SESSION TITLE: Lung Pathology Case Report Posters
SESSION TYPE: Affiliate Case Report Poster
PRESENTED ON: Tuesday, October 27, 2015 at 01:30 PM - 02:30 PM
INTRODUCTION: Hemangiomas are rare lung lesions, particularly in adults. They can present as asymptomatic findings on imaging, with respiratory distress or with hemoptysis.
CASE PRESENTATION: A 65 year old African American woman with a 50 pack year smoking history presented with 1 month of dyspnea, cough, fatigue and mild weight loss. A chest x-ray showed a large left upper lobe cystic lesion. A CT scan of the chest showed a left upper lobe mass with cystic components, which occupied most of the left upper lung field. Sputum cultures were negative for bacteria, fungus and acid fast bacilli. She underwent bronchoscopy with bronchoalveolar lavage and transbronchial biopsies. Cultures from the bronchoalveolar lavage were again negative. Biopsies showed only chronic inflammation. A CT guided biopsy of the lesion showed vascularized fibrous tissue with mild inflammation, insufficient to make a definitive diagnosis. She was referred to cardiothoracic surgery due to concerns for malignancy and underwent left upper lobectomy with mediastinal lymph node dissection. Tissue pathology showed benign lung tissue with numerous dilated vascular spaces, consistent with hemangioma. All lymph nodes were normal.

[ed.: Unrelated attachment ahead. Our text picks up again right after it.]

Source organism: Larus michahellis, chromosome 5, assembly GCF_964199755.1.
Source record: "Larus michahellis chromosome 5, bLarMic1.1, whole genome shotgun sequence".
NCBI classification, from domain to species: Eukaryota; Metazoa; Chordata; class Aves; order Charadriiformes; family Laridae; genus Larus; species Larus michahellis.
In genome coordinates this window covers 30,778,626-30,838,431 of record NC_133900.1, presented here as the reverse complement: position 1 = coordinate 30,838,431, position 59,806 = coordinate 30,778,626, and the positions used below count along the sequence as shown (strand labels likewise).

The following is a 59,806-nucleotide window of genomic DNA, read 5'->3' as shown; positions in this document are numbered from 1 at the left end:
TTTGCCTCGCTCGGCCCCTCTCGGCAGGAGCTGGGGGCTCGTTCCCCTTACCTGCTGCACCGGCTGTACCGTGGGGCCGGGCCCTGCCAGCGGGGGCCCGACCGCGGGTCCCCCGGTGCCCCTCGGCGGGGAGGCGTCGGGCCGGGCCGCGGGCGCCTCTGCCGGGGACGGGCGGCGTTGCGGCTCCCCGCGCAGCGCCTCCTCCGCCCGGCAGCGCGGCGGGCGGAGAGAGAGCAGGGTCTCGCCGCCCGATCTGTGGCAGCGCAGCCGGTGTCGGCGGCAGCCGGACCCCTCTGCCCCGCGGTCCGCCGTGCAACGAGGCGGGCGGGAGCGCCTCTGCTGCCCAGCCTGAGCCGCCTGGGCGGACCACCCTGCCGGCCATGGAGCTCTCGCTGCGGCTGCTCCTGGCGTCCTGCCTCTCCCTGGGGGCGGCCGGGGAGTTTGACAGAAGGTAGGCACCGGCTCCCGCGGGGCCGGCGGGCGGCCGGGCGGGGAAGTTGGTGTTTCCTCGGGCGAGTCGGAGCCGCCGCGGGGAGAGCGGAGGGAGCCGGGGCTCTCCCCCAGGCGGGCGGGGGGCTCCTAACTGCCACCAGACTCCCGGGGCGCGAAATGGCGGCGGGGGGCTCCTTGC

DISCUSSION: Hemangiomas are benign tumors that contain widely dilated vascular structures. The vessel walls are coated with squamous endothelial cells and contain a heterogeneous distribution of connective tissue. Pulmonary hemangiomas are rare and have been reported in patients between the ages of 10 weeks and 61 years. When hemangiomas do occur in the lung, they may present as a solitary mass or as multiple masses. Symptoms related to hemangiomas depend on the location and size of the lesion(s). They can include respiratory distress, cyanosis and hemoptysis. Solitary hemangiomas can be treated with surgical excision.
CONCLUSIONS: Hemangiomas are rare causes of lung lesions. They can present as asymptomatic findings on imaging or present with hemoptysis. Our patient’s symptoms and presentation were quite unusual. To our knowledge, she is one of the oldest patients to be have been diagnosed with hemangioma, and her mass is one of the largest described in the literature.
Reference #1: Sirmal M, Demirag F, Aydin E, Karasu S, Kaya S. A Pulmonary Cavernous Hemangioma Causing Massive Hemoptysis. Annals of Thoracic Surgery 2003; 76:1275-6)
Reference #2: Kim E, Kim T, Han J, Kim H, Choi Y. Recurrent Pulmonary Capillary Hemangioma: Dynamic Contrast-Enhanced CT and Histopathologic Findings. Korean Journal of Radiology 2012; 13 350-354.
DISCLOSURE: The following authors have nothing to disclose: Matthew McLaughlin, Joshua Sill
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